[7] R&TC section 18501 requires every individual subject to the Personal Income Tax (see R&TC section 17041) to make and file a return with respondent, "stating specifically the items of the individual's gross income from all sources and the deductions and credits allowable.." R&TC section 17005 defines "individual" to mean a natural person. Section 17014 defines "resident" as "every individual who is in this state for other than a temporary or transitory purpose." R&TC sections 17071, 17072, and 17073 define "gross income," "adjusted gross income," and "taxable income" by reference to Internal Revenue Code (IRC) sections 61, 62, and 63, respectively, except as otherwise provided. Section 61 provides that, unless otherwise provided, "gross income means all income from whatever source derived," including compensation for services. (Emphasis added.)

[8] We note that contentions similar to those made by appellant have been made for many years. In a case where a taxpayer, with respect to federal taxes, pursued similar arguments as those made by appellant herein (United States v. Romero (9th Cir. 1981) 640 F.2d 1014), the court, at page 1016, stated as follows:

"Courts are established at public expense to try issues, not to
play games.

"Romero's proclaimed belief that he was not a "person" and that the wages he earned as a carpenter were not "income" is fatuous as well as obviously incorrect. . . . Compensation for labor or services, paid in the form of wages or salary, has been
universally held by the courts of this republic to be income, subject to the income tax laws. . . .

"[Romero] is attempting willfully and intentionally to shift his burden to his fellow workers by the use of semantics. He seems to have been inspired by various . groups across the land who postulate weird and illogical theories of tax avoidance, all to the detriment of the common weal and of themselves."

[9] Appellant's contentions do not attempt to dispute the correctness of the amounts contained in the NOA. Rather, appellant's contentions are the same type as those heard and uniformly rejected by this Board on numerous occasions, and which both California and United States courts have rejected for many years (see: Appeal of Alfons Castillo, 92-SBE-020, July 20, 1992; Appeal of Walter R. Bailey, 92-SBE-001, Feb. 20, 1992; Appeals of Fred R. Dauberger, et al., supra), a fact pointed out to appellant in the NOA issued on August 24, 1999, as well as in our letter of October 6, 1999, accepting this appeal.

[10] Respondent's determination is presumed correct and appellant bears the burden of proving that it is erroneous. (Todd v. McColgan (1949) 89 Cal.App.2d 509.) When a taxpayer fails to present credible, competent, relevant, and uncontradicted evidence as to the issues in dispute, respondent's determination cannot be successfully rebutted. (Appeal of James C. and Monablanche A. Walshe, Cal. St. Bd. of Equal., Oct. 20, 1975.) Appellant has failed to meet this burden.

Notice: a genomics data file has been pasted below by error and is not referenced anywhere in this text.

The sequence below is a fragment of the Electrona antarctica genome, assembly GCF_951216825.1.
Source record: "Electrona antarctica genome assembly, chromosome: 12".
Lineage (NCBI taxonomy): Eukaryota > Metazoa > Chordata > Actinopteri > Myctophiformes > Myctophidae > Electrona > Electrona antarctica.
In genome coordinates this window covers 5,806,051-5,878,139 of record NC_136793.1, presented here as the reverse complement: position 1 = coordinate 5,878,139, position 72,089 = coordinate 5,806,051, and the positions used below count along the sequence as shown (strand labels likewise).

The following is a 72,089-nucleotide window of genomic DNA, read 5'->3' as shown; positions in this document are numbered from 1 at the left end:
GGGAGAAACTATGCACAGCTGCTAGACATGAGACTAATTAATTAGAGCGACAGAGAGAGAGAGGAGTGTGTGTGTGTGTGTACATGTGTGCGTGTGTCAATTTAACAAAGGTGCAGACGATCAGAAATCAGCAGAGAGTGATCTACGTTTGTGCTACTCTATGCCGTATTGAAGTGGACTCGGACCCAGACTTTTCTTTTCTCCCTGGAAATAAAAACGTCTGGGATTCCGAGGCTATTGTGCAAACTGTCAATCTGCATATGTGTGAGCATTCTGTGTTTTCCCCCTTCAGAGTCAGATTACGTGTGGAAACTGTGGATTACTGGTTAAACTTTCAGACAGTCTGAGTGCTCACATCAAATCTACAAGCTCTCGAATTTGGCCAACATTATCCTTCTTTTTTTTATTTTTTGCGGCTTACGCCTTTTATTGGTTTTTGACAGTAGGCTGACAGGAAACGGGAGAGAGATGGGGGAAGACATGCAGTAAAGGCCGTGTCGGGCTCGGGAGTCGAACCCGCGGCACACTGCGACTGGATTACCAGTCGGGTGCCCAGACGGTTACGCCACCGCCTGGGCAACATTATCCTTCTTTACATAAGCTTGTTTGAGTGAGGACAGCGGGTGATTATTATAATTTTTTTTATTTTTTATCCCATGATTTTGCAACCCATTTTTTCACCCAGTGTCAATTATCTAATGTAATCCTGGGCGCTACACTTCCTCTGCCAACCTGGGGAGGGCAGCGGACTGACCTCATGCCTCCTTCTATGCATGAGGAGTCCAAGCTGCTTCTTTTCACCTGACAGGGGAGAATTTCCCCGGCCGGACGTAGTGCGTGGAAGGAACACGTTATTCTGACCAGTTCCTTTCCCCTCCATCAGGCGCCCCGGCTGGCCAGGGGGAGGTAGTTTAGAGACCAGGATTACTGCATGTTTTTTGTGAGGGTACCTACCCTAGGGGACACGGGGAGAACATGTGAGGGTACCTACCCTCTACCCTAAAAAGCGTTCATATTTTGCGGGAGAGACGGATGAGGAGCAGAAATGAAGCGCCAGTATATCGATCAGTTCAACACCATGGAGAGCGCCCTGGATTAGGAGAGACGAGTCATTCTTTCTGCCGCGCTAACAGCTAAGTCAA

[11] R&TC section 19131 provides that if a taxpayer fails to file a return on or before the due date, a penalty shall be added (unless it is shown that the failure is due to reasonable cause and not due to willful neglect). The penalty is 5 percent of the tax for each month or fraction thereof between the due date of the return and the date on which it is filed (not to exceed 25 percent of the tax). If a return is not filed within 60 days of the date prescribed, a minimum penalty is imposed. The minimum penalty is the lesser of $100 or 100 percent of the tax required to be shown on the return. To establish reasonable cause, a taxpayer must demonstrate that he or she exercised ordinary business care and prudence. (Appeal of Stephen C. Bieneman, Cal. St. Bd. of Equal., July 26, 1982.) Furthermore, on appeal, there is a presumption of correctness of the penalties assessed by respondent. (Appeal of Robert Scott, Cal. St. Bd. of Equal., Apr. 5, 1983.) In order to overcome the presumption of correctness of a penalty, the taxpayer must provide credible and competent evidence to support the claim of reasonable cause; otherwise, the penalty will not be abated. (Appeal of Winston R. Schwyhart, Cal. St. Bd. of Equal., Apr. 22, 1975.) We conclude that respondent properly calculated the penalty. We further conclude that appellant has not shown reasonable cause for failing to file a timely return.

[12] Revenue and Taxation Code section 19714 provides for a penalty of up to $5,000 for maintaining a frivolous or groundless position before this Board. As indicated above, appellant was notified of this in the NOA as well as in a letter from the Board. Yet appellant filed and has maintained the present appeal. We conclude that appellant has maintained a frivolous and groundless position before this Board.

[13] The action of respondent is sustained, subject to the adjustments stated in the first footnote. In addition, a frivolous or groundless appeal penalty is imposed in the amount of $750.


1 Respondent stated that it determined that the demand penalty should be withdrawn, as well as a filing enforcement cost recovery fee of $71.

2 See discussion of R&TC, section 19131 below.


Return to Tax Protestor Exhibit